30, 2000, digital and electronic signatures became legally valid under
    the the ESIGN Act approved by then-president Bill Clinton. The ESIGN Act
    is largely seen as eliminating the final hurdle to the paperless office
    concept. Yet, many people are reportedly still reluctant to accept
    e-signatures. In fact, a lot of us still prefer to read something on
    paper than on a computer screen.“But there are offices where moving to
    zero paper is absolutely possible and is the right thing to do,” says
    Reid.“And people are starting to move. But you’re going to have
    environments where you can’t transition everything to an electronic
    signature. For example, you have customers in rural locations who have
    to sign on paper.”A study by Xerox shows that 45% of office paper that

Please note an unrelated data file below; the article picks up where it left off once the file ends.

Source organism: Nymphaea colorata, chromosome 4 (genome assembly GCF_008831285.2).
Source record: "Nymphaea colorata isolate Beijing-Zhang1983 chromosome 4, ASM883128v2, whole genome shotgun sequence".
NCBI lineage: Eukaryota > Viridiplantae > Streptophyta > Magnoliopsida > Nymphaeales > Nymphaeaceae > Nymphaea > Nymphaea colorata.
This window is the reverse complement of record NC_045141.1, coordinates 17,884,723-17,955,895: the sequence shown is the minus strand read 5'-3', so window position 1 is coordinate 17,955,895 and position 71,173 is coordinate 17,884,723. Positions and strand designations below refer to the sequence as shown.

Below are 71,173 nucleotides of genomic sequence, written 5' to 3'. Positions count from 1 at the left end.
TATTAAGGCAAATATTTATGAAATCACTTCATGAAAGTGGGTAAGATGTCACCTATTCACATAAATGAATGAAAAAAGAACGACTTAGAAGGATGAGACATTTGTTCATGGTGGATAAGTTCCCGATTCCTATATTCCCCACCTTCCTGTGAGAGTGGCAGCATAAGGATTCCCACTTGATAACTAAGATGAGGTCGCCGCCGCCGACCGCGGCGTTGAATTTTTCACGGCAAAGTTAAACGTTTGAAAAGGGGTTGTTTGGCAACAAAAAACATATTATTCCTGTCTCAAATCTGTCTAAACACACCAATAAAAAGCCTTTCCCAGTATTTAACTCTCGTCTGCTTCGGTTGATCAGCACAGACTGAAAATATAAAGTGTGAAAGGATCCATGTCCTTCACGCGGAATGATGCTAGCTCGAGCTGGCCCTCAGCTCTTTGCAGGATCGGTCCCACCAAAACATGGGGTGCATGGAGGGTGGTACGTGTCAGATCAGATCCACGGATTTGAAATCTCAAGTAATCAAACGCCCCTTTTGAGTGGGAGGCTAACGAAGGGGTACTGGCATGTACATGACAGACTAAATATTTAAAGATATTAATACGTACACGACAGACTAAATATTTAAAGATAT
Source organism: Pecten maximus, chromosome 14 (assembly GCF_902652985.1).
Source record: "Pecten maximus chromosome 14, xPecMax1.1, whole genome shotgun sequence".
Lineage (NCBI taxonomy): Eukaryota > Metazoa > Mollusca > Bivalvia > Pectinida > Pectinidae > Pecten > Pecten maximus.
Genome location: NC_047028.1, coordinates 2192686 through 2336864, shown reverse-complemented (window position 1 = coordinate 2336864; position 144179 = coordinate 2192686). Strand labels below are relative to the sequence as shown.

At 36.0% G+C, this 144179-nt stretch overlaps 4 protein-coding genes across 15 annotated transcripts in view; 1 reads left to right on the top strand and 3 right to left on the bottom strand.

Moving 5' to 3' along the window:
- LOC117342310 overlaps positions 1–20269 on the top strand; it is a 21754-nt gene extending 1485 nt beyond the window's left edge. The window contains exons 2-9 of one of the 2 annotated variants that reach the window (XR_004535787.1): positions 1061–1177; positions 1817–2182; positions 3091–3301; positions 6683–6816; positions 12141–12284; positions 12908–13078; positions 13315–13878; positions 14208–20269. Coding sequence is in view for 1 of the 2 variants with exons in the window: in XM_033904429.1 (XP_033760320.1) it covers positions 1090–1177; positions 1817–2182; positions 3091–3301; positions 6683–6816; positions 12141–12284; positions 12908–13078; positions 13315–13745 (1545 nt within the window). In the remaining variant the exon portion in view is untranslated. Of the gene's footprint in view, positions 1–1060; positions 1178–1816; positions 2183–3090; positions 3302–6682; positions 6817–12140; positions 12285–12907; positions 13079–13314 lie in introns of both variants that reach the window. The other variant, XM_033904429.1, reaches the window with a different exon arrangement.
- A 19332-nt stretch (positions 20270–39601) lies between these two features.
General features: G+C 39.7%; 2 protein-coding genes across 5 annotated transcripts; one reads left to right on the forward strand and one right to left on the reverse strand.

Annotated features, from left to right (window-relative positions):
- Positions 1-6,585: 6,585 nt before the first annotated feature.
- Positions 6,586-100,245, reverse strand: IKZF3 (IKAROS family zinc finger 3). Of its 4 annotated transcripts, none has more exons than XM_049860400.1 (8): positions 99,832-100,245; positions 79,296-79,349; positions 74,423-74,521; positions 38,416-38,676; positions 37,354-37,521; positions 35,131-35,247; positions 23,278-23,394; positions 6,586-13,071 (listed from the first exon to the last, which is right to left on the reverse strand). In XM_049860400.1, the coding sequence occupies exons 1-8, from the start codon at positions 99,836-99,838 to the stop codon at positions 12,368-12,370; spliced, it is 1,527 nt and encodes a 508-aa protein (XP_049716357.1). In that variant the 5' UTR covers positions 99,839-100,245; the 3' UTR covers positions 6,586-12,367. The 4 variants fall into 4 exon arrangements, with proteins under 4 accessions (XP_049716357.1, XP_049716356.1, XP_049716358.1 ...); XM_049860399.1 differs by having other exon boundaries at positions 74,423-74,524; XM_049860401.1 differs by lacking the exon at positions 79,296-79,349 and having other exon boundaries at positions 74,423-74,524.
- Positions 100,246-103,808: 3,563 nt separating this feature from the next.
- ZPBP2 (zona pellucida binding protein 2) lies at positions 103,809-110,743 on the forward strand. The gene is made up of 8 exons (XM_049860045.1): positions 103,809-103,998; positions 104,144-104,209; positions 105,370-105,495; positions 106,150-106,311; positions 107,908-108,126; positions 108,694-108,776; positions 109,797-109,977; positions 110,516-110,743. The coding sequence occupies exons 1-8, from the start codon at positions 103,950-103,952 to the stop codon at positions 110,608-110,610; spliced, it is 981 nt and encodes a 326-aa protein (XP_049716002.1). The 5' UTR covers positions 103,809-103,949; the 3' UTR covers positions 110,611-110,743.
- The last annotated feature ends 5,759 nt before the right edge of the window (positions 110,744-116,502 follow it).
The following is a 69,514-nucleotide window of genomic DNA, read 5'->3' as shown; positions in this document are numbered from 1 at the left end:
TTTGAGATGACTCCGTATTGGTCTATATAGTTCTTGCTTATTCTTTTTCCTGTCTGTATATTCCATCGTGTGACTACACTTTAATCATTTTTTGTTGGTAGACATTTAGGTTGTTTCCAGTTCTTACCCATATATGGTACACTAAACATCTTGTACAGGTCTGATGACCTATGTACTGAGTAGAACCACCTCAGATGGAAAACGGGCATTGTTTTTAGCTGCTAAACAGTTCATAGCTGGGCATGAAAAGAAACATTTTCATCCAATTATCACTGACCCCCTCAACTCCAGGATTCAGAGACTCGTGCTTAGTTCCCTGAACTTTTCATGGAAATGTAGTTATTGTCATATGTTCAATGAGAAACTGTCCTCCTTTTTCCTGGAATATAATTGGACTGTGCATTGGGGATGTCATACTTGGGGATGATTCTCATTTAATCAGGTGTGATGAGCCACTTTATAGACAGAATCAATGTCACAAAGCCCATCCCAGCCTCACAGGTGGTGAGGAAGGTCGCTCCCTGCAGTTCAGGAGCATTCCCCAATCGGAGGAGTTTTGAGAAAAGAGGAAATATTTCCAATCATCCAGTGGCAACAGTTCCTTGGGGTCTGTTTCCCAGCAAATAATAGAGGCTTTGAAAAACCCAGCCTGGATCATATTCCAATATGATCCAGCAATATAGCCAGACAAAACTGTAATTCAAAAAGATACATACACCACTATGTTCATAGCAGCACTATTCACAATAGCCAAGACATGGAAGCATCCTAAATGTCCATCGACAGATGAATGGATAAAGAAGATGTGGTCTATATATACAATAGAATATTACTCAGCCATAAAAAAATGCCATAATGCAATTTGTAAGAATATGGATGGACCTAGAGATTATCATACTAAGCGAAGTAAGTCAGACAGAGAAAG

end up in the bin were discarded the day they were printed.

    illustrates one example of a healthcare provider in the US. “It was
    very, very painful to get information because they had to go down to
    their archives and pull out their records from the last patient visit,
    and when they got questions, they needed a couple of days to get back to
    you,” says Reid.“And that changed completely when they scanned all
    those documents and provided all the nurses and doctors with tablet PCs
    so that they have access to all the documents instantaneously.”

    Kit says some users are not comfortable with computers, such as the
    older generation who may prefer paper. But he believes that will change
    as a generation of “digital natives” grows up and joins the
    workforce.“Nevertheless, the change of processes from paper to